By Chris Kramer
A proposed Illinois child visitation law would address child visitation and relationship issues that may develop when the noncustodial parent lives out of state following a divorce by recognizing visitations via the Internet.
Specifically, a recent story in the Daily Herald detailed how this proposed Illinois divorce law would take advantage of the convenience of modern technology and recognize visitations via email, instant messaging, video conferencing and other online means. With that said, these online visits would not replace actual visits between the noncustodial parent and his or her children as required under respective Illinois child visitation guidelines.
This proposed addition to Illinois visitation laws would also forbid judges from using these online visits as a means to approve child custody relocation requests. Online child visitation in Illinois would either be court-approved or voluntary under this proposed law.
If such legislation involving child visitation in Illinois were to become law, the Daily Herald story reported that Illinois would join Wisconsin as the only states with similar online visitation laws. So far, this proposed supplement to current Illinois child visitation laws has drawn mixed reviews.
The story specifically detailed how some noncustodial parents have been using Web cameras as a means to communicate with their children following a divorce in Illinois.
The story examined the situation of John Speer, who moved to Texas following his divorce in Illinois. Despite the long distance between himself and his two children Betsy and Trevor, John has been able to put a face to his voice by meeting with his kids at least one hour per week via his computer and Web camera. 12-year-old Betsy Speer called the experience better than "talking on the phone" because she actually gets to see her dad when talking to him.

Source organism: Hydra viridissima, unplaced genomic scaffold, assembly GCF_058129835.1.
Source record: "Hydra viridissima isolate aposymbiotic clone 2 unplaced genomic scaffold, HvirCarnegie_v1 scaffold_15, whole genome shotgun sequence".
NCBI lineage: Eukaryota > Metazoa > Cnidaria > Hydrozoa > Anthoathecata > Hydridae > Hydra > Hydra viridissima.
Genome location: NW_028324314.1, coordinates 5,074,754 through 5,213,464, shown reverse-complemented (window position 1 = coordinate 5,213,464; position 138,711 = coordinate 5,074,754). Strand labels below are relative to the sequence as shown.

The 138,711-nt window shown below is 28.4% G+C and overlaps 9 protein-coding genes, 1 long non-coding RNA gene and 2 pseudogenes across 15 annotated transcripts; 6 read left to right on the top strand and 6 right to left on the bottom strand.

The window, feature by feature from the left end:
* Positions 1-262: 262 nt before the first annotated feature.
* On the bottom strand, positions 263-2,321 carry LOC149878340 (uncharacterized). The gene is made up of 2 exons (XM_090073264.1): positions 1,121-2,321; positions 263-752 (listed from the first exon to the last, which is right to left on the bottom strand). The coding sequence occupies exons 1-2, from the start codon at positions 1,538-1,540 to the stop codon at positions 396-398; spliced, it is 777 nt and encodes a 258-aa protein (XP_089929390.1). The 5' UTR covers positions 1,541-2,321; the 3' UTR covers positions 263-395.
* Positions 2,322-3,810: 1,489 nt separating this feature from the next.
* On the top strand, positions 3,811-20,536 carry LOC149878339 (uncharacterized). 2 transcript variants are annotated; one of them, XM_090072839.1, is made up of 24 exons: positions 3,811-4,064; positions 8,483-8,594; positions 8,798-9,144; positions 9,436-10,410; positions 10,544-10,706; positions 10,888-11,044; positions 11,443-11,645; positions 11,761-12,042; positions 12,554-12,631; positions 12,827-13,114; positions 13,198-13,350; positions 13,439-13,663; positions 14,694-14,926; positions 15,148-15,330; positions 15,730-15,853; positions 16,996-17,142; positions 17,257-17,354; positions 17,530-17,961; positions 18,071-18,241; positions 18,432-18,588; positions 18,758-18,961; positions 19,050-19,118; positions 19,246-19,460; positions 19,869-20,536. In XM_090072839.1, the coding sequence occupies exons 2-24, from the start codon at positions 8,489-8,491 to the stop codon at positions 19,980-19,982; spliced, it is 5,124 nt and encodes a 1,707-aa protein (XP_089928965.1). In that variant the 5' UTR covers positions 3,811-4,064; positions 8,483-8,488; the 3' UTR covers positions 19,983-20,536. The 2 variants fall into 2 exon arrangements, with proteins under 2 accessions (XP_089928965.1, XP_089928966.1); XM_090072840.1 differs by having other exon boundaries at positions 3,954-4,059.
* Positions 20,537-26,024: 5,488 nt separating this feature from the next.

The children's mother, Brenda, admitted to initially having some reservations about online visits in the story but is now a proponent of their benefits. Since her kids have not been able to see their father in Texas very often during the eight years following her Illinois divorce, Brenda Speer called online visits a "compromise" when considering the high costs and time commitments of long-distance travel.
Such positive developments are one reason why Kane County Associate Judge James Hallock is a big proponent of online visitations. While admitting that there is no substitute for the nuclear family, Hallock said in the story that longstanding definitions of family are changing nowadays and thus must be met accordingly with positive readjustments. Hallock commented that online visits are a simple way to mend relationships following Illinois divorces.
Critics of this proposed Illinois child visitation law have initially wondered whether many families know about this type of technology and if there is enough education about online visits. As for those people who are aware of this technology, there is a concern among critics that they may use online visits as an excuse to ditch required visits with their children.
Critics justifiably wonder about how damaging the effects may be on children who have built back relationships with a noncustodial parent via online visits and then been disappointed when that parent failed to meet them in person.
Lawyers and judges have also been skeptical of granting online visits following Illinois divorces. Since online visits do not fall under a well-defined legal area, lawyers and judges have also worried about potential instances of abuse.
This proposed Illinois child visitation law is currently being considered in the state Senate after passing unanimously in the House. The Daily Herald story added that seven other states are considering very similar concepts.